Injuries made 2017 essentially a lost season for veteran first baseman Adrian Gonzalez, whose future with the Dodgers remains cloudy at best.
What went right
Gonzalez doubled against the Pirates on Aug. 22 in Pittsburgh, becoming the 285th player in major league history with 2,000 hits.
He homered and doubled against the Padres on Sept. 26, his second game of the season with multiple extra-base hits. Unfortunately for Gonzalez, that was his final game of 2017.
What went wrong
“Everything” might be too easy here, but it was a rough year all around for Gonzalez.
Things started off badly for Gonzalez in spring training, when he was sidelined by an elbow injury that lingered into April. He was eventually sidelined for two weeks in May, the first disabled list stint of his career after averaging 159 games and 154 starts per season from 2006-16.
A herniated disc in his back knocked Gonzalez out again in June, this time missing just over two months.
Gonzalez posted a 69 OPS+ in 252 plate appearances, just the sixth sub-70 OPS+ by a Dodger with at least 250 PA in the last 12 years, and the first Dodgers first baseman with such a season since Moose Skowron in 1963.
Any faint hopes Gonzalez had of making the Dodgers postseason roster — he started only four of 30 games in the season’s final month, and was used as a pinch-hitter only five times — ended when he suffered a flare up of back tightness in the final week of the year.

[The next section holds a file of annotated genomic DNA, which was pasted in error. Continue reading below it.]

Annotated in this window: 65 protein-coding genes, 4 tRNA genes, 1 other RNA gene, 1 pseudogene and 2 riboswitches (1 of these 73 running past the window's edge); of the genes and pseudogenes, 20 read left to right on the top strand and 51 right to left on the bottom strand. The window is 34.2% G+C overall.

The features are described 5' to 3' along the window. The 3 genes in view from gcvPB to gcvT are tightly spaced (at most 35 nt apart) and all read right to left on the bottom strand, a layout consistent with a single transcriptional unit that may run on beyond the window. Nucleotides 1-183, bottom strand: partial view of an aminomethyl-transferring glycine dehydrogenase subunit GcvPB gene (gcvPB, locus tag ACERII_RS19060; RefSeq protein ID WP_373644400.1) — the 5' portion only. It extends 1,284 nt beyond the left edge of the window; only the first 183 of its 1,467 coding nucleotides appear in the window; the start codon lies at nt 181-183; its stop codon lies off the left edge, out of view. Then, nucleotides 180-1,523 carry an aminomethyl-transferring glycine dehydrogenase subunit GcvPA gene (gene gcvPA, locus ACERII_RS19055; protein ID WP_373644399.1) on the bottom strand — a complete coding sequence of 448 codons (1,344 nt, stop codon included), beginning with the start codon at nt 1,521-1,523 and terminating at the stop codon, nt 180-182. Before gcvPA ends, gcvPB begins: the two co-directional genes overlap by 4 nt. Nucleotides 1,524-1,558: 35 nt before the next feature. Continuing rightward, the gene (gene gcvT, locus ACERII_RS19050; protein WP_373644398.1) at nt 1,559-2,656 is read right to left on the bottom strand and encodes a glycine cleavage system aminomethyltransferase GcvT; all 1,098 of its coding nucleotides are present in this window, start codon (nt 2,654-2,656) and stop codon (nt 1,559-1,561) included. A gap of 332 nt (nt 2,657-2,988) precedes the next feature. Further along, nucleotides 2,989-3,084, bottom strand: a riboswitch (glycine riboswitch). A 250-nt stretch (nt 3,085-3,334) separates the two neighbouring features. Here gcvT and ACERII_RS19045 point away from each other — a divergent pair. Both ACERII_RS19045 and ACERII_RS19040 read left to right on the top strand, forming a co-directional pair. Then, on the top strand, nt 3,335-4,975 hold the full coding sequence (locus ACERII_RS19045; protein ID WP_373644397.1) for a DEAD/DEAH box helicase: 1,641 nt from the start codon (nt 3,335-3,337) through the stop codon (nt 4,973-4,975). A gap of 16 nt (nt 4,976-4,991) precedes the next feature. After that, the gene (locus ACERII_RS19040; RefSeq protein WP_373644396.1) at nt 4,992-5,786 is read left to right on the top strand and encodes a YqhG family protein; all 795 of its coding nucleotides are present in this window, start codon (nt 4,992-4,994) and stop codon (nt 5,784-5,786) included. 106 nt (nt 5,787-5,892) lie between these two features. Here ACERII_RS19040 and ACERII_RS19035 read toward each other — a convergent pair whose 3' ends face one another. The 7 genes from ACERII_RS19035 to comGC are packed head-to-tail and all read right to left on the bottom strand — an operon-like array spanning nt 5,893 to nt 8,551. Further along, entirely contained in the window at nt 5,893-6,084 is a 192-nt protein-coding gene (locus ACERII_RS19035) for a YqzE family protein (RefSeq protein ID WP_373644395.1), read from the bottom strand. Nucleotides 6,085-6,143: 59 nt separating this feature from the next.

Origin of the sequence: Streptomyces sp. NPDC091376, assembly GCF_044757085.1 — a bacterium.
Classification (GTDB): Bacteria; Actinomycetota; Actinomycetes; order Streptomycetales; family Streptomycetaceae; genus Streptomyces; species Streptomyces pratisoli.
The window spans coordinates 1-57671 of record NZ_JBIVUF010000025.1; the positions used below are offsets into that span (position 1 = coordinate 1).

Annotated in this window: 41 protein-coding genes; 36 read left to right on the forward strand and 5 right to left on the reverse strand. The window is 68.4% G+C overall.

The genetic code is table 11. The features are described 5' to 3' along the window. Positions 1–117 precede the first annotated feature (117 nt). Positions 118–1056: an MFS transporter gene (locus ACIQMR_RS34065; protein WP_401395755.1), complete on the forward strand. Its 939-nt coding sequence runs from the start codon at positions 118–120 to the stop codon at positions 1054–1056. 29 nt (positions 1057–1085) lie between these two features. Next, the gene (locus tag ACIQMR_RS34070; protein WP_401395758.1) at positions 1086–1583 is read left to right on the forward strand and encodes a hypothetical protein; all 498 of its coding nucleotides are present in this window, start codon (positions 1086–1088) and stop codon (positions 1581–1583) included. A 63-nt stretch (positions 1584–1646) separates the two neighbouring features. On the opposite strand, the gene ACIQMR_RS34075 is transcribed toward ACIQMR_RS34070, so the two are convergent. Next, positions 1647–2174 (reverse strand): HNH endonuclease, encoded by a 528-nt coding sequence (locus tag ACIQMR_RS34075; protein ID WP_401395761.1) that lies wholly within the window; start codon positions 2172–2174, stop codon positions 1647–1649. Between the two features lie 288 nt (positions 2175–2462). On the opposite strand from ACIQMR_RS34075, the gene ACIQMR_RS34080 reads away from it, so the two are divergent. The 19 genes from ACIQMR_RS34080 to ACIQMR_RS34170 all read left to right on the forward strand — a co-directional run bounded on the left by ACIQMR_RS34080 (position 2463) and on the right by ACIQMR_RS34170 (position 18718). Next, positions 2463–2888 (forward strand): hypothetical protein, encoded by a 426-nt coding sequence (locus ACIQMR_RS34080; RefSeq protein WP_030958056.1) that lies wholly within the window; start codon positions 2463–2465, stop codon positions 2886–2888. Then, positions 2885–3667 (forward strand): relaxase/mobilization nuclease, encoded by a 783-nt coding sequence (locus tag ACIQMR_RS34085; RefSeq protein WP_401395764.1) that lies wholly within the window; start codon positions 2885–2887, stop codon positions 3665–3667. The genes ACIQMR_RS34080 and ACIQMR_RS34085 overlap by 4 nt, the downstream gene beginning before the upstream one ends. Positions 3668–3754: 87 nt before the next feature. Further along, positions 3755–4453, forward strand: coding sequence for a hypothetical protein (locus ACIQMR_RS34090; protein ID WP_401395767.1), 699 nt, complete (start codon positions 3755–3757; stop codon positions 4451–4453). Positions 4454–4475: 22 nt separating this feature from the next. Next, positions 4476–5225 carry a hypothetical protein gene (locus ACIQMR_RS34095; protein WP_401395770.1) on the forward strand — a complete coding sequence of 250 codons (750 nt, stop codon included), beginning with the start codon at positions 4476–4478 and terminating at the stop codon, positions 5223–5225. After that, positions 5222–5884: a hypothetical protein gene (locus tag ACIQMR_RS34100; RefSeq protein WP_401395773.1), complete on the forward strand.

Setting aside the likelihood of Gonzalez rebounding in either health or performance at age 36, his future in Los Angeles is murky for a pair of reasons. First, the emergence of Cody Bellinger gives the Dodgers their first baseman of the future, though Bellinger’s versatility and athleticism could move him to the outfield for a season if Gonzalez was healthy and productive.
But do the Dodgers want Gonzalez back?
Gonzalez understandably did not travel with the team at the beginning of the postseason, with his back injury not conducive for flying, especially since Gonzalez wasn’t playing anyway.
But he wasn’t at home games supporting the team either, which was odd.
"He didn't really want to be a distraction,” manager Dave Roberts said during the NLCS.
The distraction came during the World Series, after Gonzalez returned from a team-approved trip to Italy and joined the team, at least for a little while. Per Andy McCullough and Bill Shaikin of the Los Angeles Times in October:
Gonzalez was not in the dugout once the games began, but his presence still rankled some Dodgers, according to people familiar with the situation. Roberts downplayed that notion, but indicated he spoke with Gonzalez on Saturday in order to avoid a distraction during the final days of the season.
Gonzalez did not participate in pregame workouts or meetings for the final four games of the World Series. In the relationship between Gonzalez and the Dodgers, something seems off, or at least very awkward. Color me skeptical that the relationship has much of a future.
Stats: .242/.287/.355, 3 HR, 17 doubles in 252 PA
Salary: $21.5 million
Game of the year
Gonzalez went 3-for-4 with two doubles and three RBI against the Marlins on May 21. His two-run double in the first inning gave the Dodgers an early lead they would never relinquish in a 6-3 win over Miami.
Gonzalez has one season and $21.5 million remaining on his contract. As a player with at least 10 years of major league service time (he has 12 years, 108 days) and at least five years with his current club, Gonzalez has the right to approve any trade.